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Morning Call: pick of the papers

The ten must-read pieces from this morning's papers.

1. Osborne well knows that Tories tax wealth at their peril (Financial Times)

If there are shock and awe tax cuts, there must be shock and awe tax rises too, writes Paul Goodman

2. Unemployment matters more than GDP or inflation (Guardian)

Jobless figures are the one major economic indicator that measures people, writes Mehdi Hasan. And they demonstrate the toll in misery across Europe.

3. A billion reasons to close the stamp duty loophole (Daily Telegraph)

Stamp duty avoidance by the super-rich is a scandal that is costing the country a fortune, says Boris Johnson.

4. Mr Obama must take a stand against Israel over Iran (Financial Times)

The true danger lies in the refusal to allow a viable Palestinian state, write John Mearsheimer and Stephen Walt.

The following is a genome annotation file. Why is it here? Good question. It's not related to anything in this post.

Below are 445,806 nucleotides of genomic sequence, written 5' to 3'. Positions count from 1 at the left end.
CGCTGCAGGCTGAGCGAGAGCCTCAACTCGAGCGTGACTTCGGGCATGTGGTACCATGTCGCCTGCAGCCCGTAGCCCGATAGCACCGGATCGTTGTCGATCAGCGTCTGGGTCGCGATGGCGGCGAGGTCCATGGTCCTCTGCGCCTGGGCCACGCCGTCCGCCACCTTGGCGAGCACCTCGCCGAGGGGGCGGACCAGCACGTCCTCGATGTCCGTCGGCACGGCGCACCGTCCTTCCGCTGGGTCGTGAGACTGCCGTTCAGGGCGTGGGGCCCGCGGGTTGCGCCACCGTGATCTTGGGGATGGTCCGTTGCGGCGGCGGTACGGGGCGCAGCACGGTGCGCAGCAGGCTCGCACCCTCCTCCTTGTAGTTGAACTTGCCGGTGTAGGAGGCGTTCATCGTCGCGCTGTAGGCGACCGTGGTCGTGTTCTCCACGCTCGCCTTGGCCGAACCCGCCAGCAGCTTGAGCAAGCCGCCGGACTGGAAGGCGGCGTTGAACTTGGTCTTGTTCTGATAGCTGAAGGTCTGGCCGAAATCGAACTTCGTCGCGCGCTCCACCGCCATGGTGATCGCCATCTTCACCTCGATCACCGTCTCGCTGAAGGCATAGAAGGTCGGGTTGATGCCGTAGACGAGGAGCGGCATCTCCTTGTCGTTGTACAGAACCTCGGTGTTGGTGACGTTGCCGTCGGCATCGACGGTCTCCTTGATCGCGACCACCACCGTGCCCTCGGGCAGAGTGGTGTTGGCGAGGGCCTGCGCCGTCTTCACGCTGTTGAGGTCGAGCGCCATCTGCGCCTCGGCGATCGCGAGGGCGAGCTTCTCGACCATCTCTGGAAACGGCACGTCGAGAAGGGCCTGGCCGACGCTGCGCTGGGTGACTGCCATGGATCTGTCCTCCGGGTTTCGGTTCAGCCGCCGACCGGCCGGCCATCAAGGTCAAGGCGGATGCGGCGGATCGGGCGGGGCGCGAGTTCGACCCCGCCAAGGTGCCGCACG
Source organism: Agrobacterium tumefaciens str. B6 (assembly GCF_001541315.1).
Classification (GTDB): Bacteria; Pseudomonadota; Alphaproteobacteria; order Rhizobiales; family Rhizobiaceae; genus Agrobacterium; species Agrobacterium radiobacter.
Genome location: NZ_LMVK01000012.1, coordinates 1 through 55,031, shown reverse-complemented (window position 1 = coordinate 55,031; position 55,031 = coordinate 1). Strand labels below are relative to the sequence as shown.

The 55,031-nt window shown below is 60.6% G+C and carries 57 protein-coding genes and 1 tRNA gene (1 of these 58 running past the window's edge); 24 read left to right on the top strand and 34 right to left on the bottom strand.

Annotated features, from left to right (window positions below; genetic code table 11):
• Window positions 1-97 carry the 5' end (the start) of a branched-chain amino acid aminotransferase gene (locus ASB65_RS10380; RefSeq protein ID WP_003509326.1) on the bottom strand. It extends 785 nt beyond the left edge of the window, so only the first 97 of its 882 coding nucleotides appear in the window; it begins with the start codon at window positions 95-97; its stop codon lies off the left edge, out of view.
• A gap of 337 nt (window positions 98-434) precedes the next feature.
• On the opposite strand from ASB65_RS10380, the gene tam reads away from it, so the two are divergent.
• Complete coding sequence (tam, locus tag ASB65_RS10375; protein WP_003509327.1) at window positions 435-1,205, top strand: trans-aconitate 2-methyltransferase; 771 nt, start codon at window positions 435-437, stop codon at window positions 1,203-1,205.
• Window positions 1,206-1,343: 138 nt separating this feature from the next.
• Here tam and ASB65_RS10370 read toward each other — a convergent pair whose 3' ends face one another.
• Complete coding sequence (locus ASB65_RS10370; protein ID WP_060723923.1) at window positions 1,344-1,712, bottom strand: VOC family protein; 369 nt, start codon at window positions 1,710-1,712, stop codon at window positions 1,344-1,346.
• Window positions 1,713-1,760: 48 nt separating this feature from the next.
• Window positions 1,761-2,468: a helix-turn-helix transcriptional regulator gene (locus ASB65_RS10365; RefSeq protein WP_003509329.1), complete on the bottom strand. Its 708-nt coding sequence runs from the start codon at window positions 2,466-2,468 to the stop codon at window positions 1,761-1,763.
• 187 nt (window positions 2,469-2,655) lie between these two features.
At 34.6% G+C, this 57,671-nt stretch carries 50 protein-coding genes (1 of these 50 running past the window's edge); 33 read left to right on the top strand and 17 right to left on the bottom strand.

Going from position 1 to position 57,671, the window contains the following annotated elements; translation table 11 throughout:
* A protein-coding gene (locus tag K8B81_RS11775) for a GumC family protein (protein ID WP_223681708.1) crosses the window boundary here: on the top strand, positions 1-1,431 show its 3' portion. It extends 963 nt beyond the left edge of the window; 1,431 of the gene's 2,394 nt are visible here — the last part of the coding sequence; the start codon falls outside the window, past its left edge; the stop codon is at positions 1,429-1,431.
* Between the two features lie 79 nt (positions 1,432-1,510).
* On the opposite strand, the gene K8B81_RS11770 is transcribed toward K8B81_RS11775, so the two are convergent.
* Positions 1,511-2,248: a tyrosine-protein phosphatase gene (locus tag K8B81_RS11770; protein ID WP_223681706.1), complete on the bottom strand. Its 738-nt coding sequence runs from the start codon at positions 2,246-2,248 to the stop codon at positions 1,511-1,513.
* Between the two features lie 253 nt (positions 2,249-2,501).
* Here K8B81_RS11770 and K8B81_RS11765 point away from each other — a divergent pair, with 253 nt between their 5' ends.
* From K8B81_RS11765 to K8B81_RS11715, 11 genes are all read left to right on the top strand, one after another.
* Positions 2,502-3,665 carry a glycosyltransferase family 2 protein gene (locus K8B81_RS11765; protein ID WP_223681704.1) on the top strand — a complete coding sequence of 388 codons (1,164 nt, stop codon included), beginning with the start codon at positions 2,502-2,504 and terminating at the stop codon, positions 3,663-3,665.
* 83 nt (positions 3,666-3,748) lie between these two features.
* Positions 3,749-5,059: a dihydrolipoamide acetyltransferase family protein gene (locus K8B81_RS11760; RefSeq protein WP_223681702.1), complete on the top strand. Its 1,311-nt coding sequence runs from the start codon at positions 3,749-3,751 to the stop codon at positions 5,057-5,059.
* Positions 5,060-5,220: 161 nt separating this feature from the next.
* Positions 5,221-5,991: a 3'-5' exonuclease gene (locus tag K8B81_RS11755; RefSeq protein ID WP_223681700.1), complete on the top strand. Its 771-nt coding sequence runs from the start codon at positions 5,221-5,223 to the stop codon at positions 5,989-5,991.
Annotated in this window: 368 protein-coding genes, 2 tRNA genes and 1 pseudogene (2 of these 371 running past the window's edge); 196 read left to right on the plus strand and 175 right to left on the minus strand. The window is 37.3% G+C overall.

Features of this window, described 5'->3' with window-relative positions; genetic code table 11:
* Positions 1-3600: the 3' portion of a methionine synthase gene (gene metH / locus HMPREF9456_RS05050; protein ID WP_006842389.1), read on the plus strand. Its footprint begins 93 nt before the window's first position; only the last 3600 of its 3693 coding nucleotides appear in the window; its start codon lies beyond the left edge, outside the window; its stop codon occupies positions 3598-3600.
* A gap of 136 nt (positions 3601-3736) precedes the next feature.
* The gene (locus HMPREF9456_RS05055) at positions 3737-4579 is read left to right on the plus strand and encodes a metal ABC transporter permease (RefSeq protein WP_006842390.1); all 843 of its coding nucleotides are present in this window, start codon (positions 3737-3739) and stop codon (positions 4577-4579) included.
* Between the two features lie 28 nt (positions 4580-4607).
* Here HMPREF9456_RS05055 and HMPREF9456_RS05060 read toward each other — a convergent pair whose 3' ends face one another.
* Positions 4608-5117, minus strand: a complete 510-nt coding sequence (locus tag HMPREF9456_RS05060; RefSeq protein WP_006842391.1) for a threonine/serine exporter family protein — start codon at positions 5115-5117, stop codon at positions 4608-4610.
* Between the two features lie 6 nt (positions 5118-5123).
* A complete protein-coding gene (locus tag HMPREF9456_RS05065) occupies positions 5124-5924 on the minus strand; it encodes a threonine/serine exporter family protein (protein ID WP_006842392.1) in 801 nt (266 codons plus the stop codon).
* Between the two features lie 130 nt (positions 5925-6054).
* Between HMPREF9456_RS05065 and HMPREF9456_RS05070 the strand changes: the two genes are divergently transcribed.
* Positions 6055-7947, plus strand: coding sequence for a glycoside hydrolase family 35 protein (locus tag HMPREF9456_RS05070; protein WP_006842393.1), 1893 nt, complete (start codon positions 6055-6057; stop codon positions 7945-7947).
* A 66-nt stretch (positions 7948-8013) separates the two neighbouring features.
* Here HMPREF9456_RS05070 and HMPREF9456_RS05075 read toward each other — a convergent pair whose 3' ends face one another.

5. Who'll fight for man in street now, Cam? (Sun)

Hilton is a loss to a nation whose political elite has surrendered to unelected and unaccountable officials in Whitehall and Europe, says Trevor Kavanagh.

6. Whitehall still needs to sharpen up its act (Daily Telegraph)

The self-serving days of 'Yes Minister' may be over, but further Civil Service reform is vital, argues Peter Riddell.

7. I fear Cameron will prove to be little more than an empty suit (Daily Mail)

Steve Hilton's departure will reveal whether Dave has any political principles of his own, says Melanie Phillips.

8. What is 'soft power'? Tune in to find out (Times) (£)

Boosting the BBC World Service, not foreign aid, is the surer way to win the respect of the poor and repressed, argues Bill Emmott.

9. The police: a chance to modernise (Guardian)

This isn't privatisation: outsourcing routine jobs will save money for more urgent, difficult areas of policing, argues Ian Blair.

10. The God-given dignity to which the Cardinal is blind (Independent)

Cardinal O'Brien has not halted the onward march of aggressive secularism, but strengthened it, says Richard Coles.